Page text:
First, a few caveats:
- I'm only going to consider worlds like our own in which the materials for gunpowder exist. I feel inadequate to the task of arguing the science involved in imagining the absence of gunpowder materials.
- I'm only going to consider worlds like our own in which the inhabitants didn't discover gunpowder until much later -- up to about when the early modern period began. I find it unlikely that gunpowder would go undiscovered indefinitely.
- Due to my limited knowledge of other gunpowder-using cultures, most of what I will say below will come from a largely Western perspective. It will likely be somewhat reductive primarily because I can't write a 200-page book about the subject and expect anyone to read it. However, if you can shine some light on how the above question might have affected different cultures before (or after?) colonization or contact w/ other cultures, please write a post in response. I don't have that expertise, and so I will refrain from making too many assumptions.
My understanding of gunpowder is that it was discovered by the Chinese sometime between the 9th and 11th centuries (the Tang and Song Dynasties, respectively). Its explosive potential, however, wasn't fully realized until many centuries later -- somewhere around the 13th century in China. The rest of the world more less caught on after the powder's discovery, using it eventually to make weapons at roughly the same time as the Chinese. Between the 15th and 17th centuries, the formula was perfected and put to use in weaponry on a wide scale.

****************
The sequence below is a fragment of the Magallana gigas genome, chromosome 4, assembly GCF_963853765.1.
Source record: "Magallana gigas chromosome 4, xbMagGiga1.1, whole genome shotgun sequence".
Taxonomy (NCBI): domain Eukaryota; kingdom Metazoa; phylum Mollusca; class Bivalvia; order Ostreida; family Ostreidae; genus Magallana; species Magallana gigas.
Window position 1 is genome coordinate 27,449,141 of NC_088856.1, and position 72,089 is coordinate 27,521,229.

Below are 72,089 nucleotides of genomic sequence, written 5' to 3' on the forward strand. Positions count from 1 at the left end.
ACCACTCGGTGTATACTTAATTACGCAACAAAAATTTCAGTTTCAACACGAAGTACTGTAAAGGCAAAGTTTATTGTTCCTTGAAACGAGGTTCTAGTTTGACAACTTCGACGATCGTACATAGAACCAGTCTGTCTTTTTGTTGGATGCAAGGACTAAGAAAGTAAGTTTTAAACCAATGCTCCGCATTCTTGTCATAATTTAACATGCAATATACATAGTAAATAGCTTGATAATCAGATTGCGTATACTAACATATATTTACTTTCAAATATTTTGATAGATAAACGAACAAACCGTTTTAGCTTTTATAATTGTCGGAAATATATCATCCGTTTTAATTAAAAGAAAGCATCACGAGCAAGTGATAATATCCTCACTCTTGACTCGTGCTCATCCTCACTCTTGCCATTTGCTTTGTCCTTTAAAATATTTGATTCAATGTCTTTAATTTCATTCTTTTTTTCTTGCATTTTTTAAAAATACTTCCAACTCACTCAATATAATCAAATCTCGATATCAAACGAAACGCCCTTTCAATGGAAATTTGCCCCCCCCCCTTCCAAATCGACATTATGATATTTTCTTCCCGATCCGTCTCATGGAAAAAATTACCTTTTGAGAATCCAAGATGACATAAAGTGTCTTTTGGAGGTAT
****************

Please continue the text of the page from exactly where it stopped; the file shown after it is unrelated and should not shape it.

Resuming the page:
But if a world were to exist where gunpowder did not get discovered by the Chinese (or anyone) in the 9th/11th century and did not change the course of history until some centuries after the 200 year period mentioned above, wouldn't the world we know now be a drastically different place? Obviously. For one, the course of warfare would have to change considerably to meet the demands of battle. More advanced form of crossbows would likely fill the gap as medieval technicians created better ways to load and fire bolts. I suspect we'd see widespread use of ballistas and crossbows with the ability to fire multiple shots before the need for reloading. Some of these weapons already existed in the day, but they were inefficient and were eventually supplanted by better forms of weaponry (the musket, cannons, etc.). The Chinese, for example, had a repeater crossbow as early as the 4th century BC, and the Greeks had designed a repeating ballista in the century afterwards. These devices were certainly difficult to create and expensive, but without the explosive power of gunpowder, the need for more accurate, efficient, and speedy forms of these devices would become necessary. Over time, the adaptations of warfare would include changes in armor, greater use of castle defenses, and perhaps the development of other forms of explosives or flammable liquids for use in catapults and other siege machines. Personally, I like the idea of Greek fire becoming a common tool used in warfare, though this would eventually become less useful over time as everyone began to prep their defenses against such things.